With HS2 (the proposed high speed rail link from London to Birmingham, Manchester and Leeds, reputed to cost £80 billion and the subject of considerable opposition from local people) in the news again, I thought I’d take a look at high speed trains because – guess what – that’s something the Japanese are rather good at.
To begin at the beginning: before the 1964 Tokyo Olympics there was an unprecedented explosion of development that turned the city from the burnt-out husk left by the Second World War into the beginnings of the high-tech supercity we know today. Crucial to this transformation was the first bullet train (the ‘O’ series) which ran from Tokyo to Osaka on its own dedicated track (hence the name, Shinkansen or New Trunk Line) at a mind-boggling 210 miles an hour, shortening the previous six hour forty minute trip to a mere four hours (three hours ten minutes by 1965).
The ‘O’ series lasted an amazingly long time – the final set was retired in 2008 and the driver’s cab from one is now on show at the National Railway Museum in York.
Nowadays the N700 series runs between Tokyo and Osaka with the fastest train, the Nozomi, taking two hours twenty-five minutes. They’re famously punctual, which is partly due to the separate track they run on, meaning they don’t get delayed by slower traffic. Though they do stop running for earthquakes and typhoons. (They have an earthquake detection system that stops them automatically).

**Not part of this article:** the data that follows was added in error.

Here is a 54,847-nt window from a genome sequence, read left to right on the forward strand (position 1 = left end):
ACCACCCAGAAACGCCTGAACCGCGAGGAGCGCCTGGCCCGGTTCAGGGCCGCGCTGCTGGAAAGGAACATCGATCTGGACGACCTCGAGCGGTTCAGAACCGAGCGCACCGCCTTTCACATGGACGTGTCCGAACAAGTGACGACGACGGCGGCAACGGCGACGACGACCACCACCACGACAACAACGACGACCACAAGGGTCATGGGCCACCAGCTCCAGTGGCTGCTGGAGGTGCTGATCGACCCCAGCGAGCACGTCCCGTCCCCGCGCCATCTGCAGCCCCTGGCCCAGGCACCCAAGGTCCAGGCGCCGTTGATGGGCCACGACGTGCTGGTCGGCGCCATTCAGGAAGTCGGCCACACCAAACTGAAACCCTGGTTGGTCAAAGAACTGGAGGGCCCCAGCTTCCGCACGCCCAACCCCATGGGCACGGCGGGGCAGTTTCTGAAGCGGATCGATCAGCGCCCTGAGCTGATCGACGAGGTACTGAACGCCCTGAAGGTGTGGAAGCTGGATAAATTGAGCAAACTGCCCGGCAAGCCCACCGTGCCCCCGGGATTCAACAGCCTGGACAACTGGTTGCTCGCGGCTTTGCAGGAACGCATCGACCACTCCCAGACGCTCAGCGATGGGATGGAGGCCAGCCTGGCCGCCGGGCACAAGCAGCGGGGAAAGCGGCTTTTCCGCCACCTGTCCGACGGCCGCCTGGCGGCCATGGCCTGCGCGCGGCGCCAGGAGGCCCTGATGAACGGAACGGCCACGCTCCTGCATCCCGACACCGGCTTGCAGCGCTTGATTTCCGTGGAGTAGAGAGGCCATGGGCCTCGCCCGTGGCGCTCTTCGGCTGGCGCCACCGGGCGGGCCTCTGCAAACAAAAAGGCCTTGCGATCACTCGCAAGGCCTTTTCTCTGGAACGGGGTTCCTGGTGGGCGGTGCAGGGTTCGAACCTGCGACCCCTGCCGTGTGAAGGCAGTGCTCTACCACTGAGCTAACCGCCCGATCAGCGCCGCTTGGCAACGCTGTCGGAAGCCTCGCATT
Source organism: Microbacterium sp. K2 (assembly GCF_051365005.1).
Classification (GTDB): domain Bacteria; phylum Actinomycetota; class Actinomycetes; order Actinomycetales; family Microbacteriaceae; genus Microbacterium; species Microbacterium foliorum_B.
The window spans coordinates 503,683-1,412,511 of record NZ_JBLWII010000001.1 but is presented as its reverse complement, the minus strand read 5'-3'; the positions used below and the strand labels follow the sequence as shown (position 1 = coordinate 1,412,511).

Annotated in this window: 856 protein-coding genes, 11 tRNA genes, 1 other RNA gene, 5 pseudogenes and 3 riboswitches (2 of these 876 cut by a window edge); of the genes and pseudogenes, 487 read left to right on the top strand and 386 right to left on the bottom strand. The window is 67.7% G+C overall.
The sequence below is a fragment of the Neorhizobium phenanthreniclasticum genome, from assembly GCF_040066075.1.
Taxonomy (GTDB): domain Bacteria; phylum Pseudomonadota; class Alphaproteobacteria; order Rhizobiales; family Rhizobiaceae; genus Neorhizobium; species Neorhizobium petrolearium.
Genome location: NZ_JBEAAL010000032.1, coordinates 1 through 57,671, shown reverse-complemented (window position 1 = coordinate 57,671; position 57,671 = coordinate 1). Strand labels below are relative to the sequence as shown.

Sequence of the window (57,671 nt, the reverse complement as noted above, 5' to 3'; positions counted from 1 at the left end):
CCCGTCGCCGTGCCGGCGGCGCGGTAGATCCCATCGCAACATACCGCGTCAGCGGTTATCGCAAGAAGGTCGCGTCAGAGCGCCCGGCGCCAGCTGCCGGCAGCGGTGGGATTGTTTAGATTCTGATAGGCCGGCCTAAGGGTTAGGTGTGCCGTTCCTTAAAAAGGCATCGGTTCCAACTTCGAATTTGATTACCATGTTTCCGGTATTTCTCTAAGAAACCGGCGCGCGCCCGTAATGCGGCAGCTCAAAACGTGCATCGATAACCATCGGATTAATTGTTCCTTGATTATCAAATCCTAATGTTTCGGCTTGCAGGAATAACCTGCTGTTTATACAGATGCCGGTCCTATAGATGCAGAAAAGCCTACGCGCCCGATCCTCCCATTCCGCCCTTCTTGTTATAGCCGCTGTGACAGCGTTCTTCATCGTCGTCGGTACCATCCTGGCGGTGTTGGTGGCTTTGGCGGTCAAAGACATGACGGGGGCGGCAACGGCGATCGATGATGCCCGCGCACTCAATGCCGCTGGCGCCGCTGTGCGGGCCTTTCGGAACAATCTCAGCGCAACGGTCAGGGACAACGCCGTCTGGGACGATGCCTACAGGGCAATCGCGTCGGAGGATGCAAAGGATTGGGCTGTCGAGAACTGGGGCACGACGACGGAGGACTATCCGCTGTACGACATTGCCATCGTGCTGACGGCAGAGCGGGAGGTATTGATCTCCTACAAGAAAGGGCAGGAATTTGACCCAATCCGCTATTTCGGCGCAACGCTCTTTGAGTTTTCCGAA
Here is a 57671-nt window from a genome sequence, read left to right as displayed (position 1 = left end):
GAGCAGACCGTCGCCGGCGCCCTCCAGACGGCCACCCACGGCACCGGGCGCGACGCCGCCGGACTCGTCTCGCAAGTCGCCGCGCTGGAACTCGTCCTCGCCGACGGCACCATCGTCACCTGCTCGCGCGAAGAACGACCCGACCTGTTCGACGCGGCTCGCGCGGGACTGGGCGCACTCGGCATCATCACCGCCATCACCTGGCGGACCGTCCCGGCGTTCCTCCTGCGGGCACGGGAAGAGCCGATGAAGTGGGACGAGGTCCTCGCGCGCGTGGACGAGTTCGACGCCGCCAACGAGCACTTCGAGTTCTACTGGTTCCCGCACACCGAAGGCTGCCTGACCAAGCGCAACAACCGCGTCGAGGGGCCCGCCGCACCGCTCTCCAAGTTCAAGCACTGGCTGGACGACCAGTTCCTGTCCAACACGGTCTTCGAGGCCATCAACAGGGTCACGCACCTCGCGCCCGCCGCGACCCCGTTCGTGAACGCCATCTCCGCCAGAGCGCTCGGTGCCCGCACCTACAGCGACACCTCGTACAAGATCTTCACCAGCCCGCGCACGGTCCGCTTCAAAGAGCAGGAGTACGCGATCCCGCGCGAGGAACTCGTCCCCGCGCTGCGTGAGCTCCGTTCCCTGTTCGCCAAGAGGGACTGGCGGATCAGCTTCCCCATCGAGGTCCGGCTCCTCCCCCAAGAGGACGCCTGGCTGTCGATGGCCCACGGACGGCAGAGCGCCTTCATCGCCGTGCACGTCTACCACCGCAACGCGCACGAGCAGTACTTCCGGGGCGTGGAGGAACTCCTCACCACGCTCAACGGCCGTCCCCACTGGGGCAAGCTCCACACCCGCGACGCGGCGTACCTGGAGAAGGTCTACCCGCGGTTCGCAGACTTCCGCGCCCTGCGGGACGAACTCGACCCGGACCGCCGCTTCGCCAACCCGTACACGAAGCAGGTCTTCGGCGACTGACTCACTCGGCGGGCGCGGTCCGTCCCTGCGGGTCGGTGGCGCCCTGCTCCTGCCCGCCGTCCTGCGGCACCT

But the E5 series bullet trains on the Tohoku line are faster than that. They began running at 320 miles an hour in March this year and there are plans to increase that to 360 miles an hour by 2020.
There are three main manufacturers of high speed trains in Japan – Hitachi, Nippon Sharyo and Kawasaki Heavy Industries.
You might expect the high speed trains that run though the channel tunnel to be Japanese, but you’d be wrong. The Eurostar trains are British Rail Class 373 and they aren’t made by Hitachi – they’re part of the TGV family, and they’re built by Alstom in La Rochelle, Washwood Heath and Bruges.
Hitachi’s first contract to supply trains in the UK was for the Javelin in 2005. The trains run on the Eurostar line, but it’s a domestic service to Ashford and the Kent Coast. The Javelin service was a key transport link for the London Olympics in 2012, running from St Pancras to Stratford International.
Javelin trains are named after Olympic athletes, with the first one being named after Dame Kelly Holmes and the twenty-ninth after David Weir, ten times Paralympic medallist.
If you want a Hornby Javelin train set, the Sir Chris Hoy is available.
The Javelin trains weren’t made in the UK. They were manufactured in Japan and shipped over, all twenty-nine of them. But the next generation, the class 800 series, which will run on the East Coast Main Line, starting in 2019, will be manufactured by Hitachi Rail Europe at a new purpose-built factory in Newton Aycliffe, County Durham. The new trains will cut journey times between London, Leeds, Newcastle and Edinburgh by up to 18 minutes.